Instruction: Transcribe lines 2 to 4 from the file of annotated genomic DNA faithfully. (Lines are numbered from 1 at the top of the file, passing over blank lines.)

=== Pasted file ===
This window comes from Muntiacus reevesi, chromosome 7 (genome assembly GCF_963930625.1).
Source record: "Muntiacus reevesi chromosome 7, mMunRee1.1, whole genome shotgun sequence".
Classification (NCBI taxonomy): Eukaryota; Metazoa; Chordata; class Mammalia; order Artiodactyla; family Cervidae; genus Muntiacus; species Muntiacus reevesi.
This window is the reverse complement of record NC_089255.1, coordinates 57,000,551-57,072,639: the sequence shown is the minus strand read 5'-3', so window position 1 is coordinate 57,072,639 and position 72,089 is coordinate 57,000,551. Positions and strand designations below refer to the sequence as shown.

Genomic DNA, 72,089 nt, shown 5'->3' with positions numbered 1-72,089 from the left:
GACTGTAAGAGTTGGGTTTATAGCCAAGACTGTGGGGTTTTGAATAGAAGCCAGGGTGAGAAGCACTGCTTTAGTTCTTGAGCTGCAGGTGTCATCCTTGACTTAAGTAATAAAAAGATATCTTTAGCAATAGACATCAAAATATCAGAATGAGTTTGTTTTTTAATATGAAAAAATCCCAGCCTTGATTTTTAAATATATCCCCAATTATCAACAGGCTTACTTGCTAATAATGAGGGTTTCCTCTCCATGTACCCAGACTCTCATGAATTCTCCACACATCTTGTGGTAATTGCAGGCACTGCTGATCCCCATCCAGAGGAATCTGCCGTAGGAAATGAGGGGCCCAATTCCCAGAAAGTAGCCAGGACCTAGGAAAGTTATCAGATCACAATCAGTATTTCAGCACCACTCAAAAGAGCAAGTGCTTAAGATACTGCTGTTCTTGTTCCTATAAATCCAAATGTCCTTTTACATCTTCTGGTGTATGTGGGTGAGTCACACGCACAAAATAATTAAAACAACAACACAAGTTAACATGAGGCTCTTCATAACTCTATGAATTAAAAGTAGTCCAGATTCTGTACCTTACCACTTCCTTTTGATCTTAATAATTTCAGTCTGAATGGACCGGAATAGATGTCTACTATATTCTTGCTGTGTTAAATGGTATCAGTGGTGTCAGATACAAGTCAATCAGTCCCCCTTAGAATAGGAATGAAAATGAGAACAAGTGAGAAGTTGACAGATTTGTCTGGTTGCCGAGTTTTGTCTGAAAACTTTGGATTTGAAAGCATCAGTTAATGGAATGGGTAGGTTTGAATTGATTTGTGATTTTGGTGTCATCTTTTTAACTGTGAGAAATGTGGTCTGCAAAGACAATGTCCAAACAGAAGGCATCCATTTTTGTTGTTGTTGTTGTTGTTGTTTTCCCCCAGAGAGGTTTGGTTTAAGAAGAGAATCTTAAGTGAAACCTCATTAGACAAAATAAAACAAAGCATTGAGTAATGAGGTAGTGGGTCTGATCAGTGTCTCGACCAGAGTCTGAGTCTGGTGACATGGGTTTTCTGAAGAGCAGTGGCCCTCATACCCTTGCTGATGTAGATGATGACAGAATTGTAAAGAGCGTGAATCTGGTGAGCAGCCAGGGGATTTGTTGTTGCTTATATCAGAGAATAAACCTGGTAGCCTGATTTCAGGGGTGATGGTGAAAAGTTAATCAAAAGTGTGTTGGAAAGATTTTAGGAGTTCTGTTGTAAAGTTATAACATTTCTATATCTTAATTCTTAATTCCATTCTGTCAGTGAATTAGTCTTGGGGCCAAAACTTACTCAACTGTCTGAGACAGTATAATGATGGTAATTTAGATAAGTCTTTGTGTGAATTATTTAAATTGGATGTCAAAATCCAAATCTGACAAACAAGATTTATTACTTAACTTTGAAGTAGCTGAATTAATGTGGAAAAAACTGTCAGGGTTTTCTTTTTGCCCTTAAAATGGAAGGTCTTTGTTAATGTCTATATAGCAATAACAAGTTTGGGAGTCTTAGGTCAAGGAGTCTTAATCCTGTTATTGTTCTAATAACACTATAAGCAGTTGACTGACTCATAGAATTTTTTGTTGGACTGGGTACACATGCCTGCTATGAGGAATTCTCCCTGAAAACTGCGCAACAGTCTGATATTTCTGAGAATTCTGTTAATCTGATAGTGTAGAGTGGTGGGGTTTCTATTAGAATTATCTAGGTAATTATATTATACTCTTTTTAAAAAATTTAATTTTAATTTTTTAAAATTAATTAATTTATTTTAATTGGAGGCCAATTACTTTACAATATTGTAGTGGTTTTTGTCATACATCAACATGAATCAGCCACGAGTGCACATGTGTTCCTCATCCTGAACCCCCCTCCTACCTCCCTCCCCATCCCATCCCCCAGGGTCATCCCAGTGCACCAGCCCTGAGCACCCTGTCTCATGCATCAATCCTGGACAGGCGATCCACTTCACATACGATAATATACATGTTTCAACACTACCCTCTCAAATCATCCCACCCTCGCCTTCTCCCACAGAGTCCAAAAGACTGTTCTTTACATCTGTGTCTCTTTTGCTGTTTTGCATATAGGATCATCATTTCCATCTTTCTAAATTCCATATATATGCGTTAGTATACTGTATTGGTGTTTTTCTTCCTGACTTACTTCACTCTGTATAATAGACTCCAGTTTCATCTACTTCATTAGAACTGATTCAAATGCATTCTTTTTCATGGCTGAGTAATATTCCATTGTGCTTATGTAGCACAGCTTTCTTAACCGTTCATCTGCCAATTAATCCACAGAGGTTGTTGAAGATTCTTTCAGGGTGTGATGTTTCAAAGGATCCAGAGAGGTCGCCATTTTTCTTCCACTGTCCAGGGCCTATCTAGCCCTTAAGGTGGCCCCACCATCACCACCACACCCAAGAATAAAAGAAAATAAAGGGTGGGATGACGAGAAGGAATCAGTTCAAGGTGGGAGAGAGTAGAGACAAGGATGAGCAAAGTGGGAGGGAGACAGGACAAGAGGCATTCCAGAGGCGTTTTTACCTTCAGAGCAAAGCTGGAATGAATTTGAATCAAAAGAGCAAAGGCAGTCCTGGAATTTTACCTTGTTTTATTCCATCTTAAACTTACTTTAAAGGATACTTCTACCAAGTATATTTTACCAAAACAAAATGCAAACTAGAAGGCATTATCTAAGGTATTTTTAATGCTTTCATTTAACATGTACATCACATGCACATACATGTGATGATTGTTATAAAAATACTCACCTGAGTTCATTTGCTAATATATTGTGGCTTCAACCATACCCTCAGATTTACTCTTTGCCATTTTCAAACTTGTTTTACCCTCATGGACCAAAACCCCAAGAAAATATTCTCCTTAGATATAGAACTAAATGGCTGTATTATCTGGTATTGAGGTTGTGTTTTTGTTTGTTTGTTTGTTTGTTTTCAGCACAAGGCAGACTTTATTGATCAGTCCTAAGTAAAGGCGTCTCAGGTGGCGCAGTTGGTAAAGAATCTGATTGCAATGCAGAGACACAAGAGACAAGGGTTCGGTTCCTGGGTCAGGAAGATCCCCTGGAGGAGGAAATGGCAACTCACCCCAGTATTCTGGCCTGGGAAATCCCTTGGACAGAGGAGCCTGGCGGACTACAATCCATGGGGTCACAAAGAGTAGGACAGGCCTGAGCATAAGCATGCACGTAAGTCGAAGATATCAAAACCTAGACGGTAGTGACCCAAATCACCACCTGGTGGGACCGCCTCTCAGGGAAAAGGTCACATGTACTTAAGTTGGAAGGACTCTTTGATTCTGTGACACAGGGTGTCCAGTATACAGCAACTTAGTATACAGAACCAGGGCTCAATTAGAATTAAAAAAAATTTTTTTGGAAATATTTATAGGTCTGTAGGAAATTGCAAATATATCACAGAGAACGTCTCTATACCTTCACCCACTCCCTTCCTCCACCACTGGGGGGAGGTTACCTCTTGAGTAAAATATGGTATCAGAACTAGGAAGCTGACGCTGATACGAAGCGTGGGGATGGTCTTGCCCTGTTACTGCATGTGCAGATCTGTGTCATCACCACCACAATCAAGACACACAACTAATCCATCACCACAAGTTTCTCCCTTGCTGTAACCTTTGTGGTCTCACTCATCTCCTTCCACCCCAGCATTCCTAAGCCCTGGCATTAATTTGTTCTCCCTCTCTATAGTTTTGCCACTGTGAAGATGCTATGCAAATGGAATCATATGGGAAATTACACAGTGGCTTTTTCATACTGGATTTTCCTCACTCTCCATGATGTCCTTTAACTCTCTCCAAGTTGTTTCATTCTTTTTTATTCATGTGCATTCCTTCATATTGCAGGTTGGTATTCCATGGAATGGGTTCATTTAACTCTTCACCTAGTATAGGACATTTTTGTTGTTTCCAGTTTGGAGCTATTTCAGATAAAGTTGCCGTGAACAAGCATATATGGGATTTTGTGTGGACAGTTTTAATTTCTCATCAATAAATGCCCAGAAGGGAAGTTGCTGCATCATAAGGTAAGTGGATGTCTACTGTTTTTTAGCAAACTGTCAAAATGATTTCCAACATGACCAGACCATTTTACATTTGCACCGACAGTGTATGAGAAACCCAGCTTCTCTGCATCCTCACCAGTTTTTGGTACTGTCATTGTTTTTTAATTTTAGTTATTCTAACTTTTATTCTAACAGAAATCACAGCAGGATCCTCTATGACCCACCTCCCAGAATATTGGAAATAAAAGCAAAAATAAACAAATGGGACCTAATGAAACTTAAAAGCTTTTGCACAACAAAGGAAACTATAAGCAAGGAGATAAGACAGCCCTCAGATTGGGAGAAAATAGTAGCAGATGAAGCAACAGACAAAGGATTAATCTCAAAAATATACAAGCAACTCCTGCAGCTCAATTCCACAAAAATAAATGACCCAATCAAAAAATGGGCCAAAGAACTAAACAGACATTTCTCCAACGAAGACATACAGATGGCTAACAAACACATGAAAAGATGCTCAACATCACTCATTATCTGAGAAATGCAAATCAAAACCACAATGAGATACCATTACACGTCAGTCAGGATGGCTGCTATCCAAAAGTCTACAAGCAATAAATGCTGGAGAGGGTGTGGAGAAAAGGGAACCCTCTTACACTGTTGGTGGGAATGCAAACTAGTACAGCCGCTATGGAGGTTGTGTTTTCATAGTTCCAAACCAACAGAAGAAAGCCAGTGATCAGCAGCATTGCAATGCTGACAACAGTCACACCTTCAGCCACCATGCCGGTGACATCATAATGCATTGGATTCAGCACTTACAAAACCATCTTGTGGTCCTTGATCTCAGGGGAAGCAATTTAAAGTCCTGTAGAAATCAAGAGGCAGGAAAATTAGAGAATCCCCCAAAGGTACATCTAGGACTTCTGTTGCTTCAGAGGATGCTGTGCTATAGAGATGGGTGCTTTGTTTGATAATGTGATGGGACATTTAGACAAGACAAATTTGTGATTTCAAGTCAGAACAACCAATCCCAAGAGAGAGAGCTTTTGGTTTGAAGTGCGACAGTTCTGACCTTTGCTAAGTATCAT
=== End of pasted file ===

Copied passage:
Source record: "Muntiacus reevesi chromosome 7, mMunRee1.1, whole genome shotgun sequence".
Classification (NCBI taxonomy): Eukaryota; Metazoa; Chordata; class Mammalia; order Artiodactyla; family Cervidae; genus Muntiacus; species Muntiacus reevesi.
This window is the reverse complement of record NC_089255.1, coordinates 57,000,551-57,072,639: the sequence shown is the minus strand read 5'-3', so window position 1 is coordinate 57,072,639 and position 72,089 is coordinate 57,000,551. Positions and strand designations below refer to the sequence as shown.